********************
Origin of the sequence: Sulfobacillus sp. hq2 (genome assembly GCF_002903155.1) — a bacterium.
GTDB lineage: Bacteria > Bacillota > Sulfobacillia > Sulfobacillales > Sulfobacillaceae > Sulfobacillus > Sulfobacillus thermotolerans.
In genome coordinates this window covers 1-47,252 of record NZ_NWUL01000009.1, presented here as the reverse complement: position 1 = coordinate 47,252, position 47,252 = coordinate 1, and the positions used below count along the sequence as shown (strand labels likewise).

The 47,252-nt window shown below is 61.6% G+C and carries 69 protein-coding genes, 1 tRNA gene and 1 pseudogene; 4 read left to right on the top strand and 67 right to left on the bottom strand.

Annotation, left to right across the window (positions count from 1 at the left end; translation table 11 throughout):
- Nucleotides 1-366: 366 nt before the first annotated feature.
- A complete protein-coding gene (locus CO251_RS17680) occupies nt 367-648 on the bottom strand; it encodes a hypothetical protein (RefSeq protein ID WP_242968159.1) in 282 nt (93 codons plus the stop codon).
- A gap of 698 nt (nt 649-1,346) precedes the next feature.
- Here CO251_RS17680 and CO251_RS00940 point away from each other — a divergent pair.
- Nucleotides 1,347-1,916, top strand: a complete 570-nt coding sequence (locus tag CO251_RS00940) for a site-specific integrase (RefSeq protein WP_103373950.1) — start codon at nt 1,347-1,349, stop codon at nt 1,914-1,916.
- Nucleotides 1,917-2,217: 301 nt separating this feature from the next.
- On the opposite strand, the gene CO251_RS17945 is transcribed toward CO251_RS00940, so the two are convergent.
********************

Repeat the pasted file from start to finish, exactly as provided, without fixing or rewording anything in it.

Origin of the sequence: Sulfobacillus sp. hq2 (genome assembly GCF_002903155.1) — a bacterium.
GTDB lineage: Bacteria > Bacillota > Sulfobacillia > Sulfobacillales > Sulfobacillaceae > Sulfobacillus > Sulfobacillus thermotolerans.
In genome coordinates this window covers 1-47,252 of record NZ_NWUL01000009.1, presented here as the reverse complement: position 1 = coordinate 47,252, position 47,252 = coordinate 1, and the positions used below count along the sequence as shown (strand labels likewise).

The 47,252-nt window shown below is 61.6% G+C and carries 69 protein-coding genes, 1 tRNA gene and 1 pseudogene; 4 read left to right on the top strand and 67 right to left on the bottom strand.

Annotation, left to right across the window (positions count from 1 at the left end; translation table 11 throughout):
- Nucleotides 1-366: 366 nt before the first annotated feature.
- A complete protein-coding gene (locus CO251_RS17680) occupies nt 367-648 on the bottom strand; it encodes a hypothetical protein (RefSeq protein ID WP_242968159.1) in 282 nt (93 codons plus the stop codon).
- A gap of 698 nt (nt 649-1,346) precedes the next feature.
- Here CO251_RS17680 and CO251_RS00940 point away from each other — a divergent pair.
- Nucleotides 1,347-1,916, top strand: a complete 570-nt coding sequence (locus tag CO251_RS00940) for a site-specific integrase (RefSeq protein WP_103373950.1) — start codon at nt 1,347-1,349, stop codon at nt 1,914-1,916.
- Nucleotides 1,917-2,217: 301 nt separating this feature from the next.
- On the opposite strand, the gene CO251_RS17945 is transcribed toward CO251_RS00940, so the two are convergent.